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1967 Harolds Club calendar

There isn't a hidden switch to make you win or lose. It's all random either in the computer chip or in the mechanical slot machines of yesterday. It used to be that the physical reel strip alone determined the outcome. Put more bell symbols on the reels and the machine is going to hit three bells more often. Now the reel strip is just a display device--the chip in the machine determines what you hit and the reels are going to spin to that outcome. In the late 1980's the Universal slot machine manufacturer was told by gaming authorities they couldn't use their "near miss" feature. The computer determined you were not going to win on the next spin so it decided to show something close, two jackpot symbols on the payline, for instance, and one symbol above the line. This was ruled illegal by the Nevada Gaming Commission--just show the random outcome, don't mess with the results even if there isn't a winning combination. Whether you win or lose is determined by the chip in a totally random fashion. The person opening the machine has no control over this and the chips are not changed when you go to dinner. The machines are purely luck, the odds are set by the chip and you're going to win some and lose some. On large jackpots, usually over $25,000, it's customary to check the chip or the integrity of the seal over the locked chip compartment to make sure it hasn't been tampered with. The casino tracks the win/loss on each machine closely and if it doesn't make the percentage it's supposed to make for the house it's gone from the casino floor.

Speaking of percentages, like 98.4% payback, that's a percentage based on a cycle, meaning every possible combination hitting once. On a three reel slot machine with 64 stops on each reel, that cycle would be 64x64x64 (64 to the third power), or 262,144 combinations. Let's say it's a three coin dollar machine. That cycle would generate $786,432 ($3 times 262,144 combinations or spins) and the machine would pay back $773,849 or 98.4%. But the peaks and valleys in this cycle are extreme and I'll give you an example. A five coin quarter poker machine has a royal flush payout of $1,000. Let's say ten people play that machine with $100 apiece and they each hit absolutely nothing, not even a pair. These ten people are probably unhappy, $100 each and not one payout! But the next person comes along and hits the royal flush for $1,000. What's the percentage paid out by the machine? 100%!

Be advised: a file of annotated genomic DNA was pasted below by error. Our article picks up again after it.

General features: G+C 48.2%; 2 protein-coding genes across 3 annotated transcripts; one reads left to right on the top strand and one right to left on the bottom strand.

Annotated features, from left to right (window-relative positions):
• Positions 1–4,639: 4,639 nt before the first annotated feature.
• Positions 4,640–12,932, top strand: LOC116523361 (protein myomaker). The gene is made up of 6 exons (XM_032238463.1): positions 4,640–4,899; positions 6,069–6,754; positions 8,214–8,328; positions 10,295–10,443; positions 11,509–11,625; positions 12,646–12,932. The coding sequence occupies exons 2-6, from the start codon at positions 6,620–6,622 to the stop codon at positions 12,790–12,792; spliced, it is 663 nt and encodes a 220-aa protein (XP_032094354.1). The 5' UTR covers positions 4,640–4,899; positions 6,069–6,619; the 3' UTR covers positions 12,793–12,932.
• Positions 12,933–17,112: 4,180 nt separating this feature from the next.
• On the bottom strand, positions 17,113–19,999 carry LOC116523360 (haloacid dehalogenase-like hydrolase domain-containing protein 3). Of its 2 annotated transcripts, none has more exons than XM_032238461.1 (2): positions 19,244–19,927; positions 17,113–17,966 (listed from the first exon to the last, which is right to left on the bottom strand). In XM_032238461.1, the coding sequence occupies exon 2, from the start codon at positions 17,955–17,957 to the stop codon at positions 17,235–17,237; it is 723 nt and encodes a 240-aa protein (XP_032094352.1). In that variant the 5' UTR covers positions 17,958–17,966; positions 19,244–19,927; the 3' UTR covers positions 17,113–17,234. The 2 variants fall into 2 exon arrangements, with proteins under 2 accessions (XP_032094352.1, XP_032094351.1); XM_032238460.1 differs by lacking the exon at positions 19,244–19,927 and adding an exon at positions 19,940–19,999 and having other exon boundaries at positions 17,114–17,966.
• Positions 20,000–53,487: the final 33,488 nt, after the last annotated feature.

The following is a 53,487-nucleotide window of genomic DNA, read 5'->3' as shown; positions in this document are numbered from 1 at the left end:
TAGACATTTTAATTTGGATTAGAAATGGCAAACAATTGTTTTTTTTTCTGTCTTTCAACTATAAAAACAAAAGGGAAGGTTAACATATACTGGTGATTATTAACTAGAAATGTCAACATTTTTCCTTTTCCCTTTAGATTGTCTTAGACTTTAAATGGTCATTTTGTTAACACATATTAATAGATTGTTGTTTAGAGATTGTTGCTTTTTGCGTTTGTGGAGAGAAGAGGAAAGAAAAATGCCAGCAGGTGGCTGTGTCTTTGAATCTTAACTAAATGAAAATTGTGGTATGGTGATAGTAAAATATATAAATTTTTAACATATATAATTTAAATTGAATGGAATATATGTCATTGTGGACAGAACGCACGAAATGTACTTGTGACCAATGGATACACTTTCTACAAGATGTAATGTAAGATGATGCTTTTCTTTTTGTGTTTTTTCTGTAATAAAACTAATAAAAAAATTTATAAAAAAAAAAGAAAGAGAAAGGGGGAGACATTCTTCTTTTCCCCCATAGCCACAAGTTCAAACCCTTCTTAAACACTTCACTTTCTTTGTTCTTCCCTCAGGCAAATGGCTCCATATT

When you you play a hand on a poker machine it starts by picking ten cards at random. You see the first five cards on the deal and if you draw one card you see the sixth card the machine has selected, draw two cards and you see the sixth and seventh cards, etc. The position of the card on the screen does not matter, just like dealing a deck of cards at home. You see the next card in the shuffled (or random) deck. There is not a card behind each card that will only go into that position.

The cycle on a poker machine (with each card in an exact position) is 52x51x50x49x48. You start with a 52 card deck and the next card is drawn from the remaining 51 cards, etc. This is 311,875,200, every combination hitting once, and you would divide this number by the 4 suits if you were playing for a bonus such as a royal in sequence starting with the 10 for instance. On a regular royal the position doesn't matter so you divide 311,875,200 by 5x4x3x2x1=120 and the new number is 2,598,960. There are four suits for a royal flush so the odds are 649,740 to 1 for a royal dealt on the first 5 cards. If you're dealt 4 cards to the royal the odds are 47 to 1 for drawing the card you need and if you're dealt 3 cards to the royal the odds are 1081 to 1 (47x46 divided by 2x1).

A note about the difference between slot machines and poker or keno machines. You can change the reel strip on a slot machine to include more (or fewer) paying combinations but you can't change the deck on a poker machine and you can't change the 80 number field on a keno machine. The 52 card deck (or variations, with jokers, etc.) is the same no matter where you play and it's not programmed to hit any certain combination. The house can increase their win by changing the pay table, 8 instead of 9 coins on a full house, for instance. Look for a machine that offers the best pays.

All gone: Nevada Club, Primadonna, Overland, Harolds Club, Money Tree
All gone: Nevada Club, Primadonna, Overland, Harolds, Money Tree

For more slot machine information see Figuring the Odds

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